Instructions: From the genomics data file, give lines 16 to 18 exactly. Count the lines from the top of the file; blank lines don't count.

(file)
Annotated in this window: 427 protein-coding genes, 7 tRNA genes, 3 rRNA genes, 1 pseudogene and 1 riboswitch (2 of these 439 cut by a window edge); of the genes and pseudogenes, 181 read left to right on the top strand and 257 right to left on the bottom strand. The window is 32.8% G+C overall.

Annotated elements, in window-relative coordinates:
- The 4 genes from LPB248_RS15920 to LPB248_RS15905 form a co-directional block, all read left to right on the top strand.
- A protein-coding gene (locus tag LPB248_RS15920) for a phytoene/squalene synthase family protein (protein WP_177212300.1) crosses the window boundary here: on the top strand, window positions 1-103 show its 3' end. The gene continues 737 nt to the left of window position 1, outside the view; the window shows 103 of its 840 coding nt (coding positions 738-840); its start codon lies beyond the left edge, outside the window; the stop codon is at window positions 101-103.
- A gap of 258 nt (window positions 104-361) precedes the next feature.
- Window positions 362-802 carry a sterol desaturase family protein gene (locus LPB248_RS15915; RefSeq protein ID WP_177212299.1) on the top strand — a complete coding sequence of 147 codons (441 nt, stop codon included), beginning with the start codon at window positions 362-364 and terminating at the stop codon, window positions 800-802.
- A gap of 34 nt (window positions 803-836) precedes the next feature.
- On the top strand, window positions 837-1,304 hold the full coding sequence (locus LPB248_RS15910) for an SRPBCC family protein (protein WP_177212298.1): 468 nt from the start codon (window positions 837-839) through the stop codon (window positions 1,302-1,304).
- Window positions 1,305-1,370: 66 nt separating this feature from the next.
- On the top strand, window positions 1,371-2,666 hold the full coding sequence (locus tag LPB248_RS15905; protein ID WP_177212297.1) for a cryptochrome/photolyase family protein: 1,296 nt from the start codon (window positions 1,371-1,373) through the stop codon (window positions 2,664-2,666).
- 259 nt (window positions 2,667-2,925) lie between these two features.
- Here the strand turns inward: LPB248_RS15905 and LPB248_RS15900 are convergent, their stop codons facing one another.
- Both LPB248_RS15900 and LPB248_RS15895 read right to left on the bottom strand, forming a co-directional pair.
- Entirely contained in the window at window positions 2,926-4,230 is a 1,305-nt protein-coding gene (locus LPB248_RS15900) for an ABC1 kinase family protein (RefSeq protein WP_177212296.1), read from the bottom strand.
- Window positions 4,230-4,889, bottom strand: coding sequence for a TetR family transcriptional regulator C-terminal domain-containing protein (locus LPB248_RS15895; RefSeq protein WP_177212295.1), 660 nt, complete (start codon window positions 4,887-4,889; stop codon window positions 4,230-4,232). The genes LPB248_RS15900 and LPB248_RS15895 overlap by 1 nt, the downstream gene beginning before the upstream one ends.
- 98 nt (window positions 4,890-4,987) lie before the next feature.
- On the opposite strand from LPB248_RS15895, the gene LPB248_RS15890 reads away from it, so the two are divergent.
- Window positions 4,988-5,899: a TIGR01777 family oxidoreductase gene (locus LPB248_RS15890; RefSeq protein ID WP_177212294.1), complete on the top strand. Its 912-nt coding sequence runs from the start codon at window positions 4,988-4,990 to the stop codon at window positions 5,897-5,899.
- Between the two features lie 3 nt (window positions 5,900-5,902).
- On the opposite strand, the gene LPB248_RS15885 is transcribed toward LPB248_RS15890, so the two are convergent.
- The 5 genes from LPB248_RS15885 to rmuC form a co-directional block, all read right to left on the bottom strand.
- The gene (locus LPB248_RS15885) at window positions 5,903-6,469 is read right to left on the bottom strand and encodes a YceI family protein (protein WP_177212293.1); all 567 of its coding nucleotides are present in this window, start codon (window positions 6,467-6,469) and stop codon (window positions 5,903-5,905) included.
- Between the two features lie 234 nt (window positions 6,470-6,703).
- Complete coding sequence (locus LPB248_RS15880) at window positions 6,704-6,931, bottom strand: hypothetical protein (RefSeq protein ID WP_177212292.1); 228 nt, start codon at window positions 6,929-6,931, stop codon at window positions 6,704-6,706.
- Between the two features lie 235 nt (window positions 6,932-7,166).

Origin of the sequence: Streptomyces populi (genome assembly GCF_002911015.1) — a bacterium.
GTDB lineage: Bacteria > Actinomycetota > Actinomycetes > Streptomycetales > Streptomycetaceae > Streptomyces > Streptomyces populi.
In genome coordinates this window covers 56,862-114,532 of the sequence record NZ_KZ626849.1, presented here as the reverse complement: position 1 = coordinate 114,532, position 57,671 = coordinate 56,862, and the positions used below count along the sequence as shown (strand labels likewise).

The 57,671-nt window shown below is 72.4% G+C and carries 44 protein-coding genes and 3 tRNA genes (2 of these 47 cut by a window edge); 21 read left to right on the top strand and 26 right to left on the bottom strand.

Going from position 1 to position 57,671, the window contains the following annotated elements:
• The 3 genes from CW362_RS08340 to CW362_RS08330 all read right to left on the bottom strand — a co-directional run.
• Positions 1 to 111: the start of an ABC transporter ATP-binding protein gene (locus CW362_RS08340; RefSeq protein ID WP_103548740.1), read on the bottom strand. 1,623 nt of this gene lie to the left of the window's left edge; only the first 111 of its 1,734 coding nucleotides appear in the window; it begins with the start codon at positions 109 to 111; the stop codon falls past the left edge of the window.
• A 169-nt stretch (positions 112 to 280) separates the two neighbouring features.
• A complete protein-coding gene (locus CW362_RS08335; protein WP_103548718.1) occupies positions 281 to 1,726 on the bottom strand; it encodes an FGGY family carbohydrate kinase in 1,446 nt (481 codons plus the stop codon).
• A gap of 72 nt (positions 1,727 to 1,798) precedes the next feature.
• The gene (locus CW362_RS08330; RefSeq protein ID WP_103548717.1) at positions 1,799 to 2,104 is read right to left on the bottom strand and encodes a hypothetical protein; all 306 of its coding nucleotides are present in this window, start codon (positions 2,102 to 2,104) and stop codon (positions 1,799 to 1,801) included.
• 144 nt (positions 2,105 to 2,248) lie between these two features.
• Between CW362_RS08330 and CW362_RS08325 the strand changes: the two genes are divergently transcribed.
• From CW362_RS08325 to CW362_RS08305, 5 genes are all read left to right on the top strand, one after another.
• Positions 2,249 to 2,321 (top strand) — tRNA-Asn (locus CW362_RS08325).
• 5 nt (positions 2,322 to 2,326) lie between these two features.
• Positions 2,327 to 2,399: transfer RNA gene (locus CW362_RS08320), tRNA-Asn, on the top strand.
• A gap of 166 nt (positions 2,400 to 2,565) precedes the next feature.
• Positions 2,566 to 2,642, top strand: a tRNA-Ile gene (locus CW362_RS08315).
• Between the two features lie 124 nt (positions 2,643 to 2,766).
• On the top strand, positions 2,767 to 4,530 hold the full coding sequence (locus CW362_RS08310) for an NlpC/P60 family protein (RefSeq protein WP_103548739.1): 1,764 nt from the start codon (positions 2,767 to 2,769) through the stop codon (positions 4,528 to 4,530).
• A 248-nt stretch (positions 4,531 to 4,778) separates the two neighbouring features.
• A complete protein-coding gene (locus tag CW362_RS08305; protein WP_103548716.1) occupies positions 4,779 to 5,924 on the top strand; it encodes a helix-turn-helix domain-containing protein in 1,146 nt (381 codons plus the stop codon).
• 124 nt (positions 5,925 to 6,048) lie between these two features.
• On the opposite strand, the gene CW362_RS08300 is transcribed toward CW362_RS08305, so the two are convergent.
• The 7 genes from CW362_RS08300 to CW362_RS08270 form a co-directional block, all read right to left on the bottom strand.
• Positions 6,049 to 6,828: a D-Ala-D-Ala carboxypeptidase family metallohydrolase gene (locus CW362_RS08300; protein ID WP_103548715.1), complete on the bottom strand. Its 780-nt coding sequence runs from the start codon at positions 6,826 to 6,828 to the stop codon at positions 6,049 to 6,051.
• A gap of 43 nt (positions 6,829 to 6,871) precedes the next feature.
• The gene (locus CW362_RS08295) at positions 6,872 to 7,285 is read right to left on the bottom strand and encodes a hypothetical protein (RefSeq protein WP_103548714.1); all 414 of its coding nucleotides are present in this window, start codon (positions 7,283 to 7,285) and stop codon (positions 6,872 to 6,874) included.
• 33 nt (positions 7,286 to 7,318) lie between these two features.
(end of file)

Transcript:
- 98 nt (window positions 4,890-4,987) lie before the next feature.
- On the opposite strand from LPB248_RS15895, the gene LPB248_RS15890 reads away from it, so the two are divergent.
- Window positions 4,988-5,899: a TIGR01777 family oxidoreductase gene (locus LPB248_RS15890; RefSeq protein ID WP_177212294.1), complete on the top strand. Its 912-nt coding sequence runs from the start codon at window positions 4,988-4,990 to the stop codon at window positions 5,897-5,899.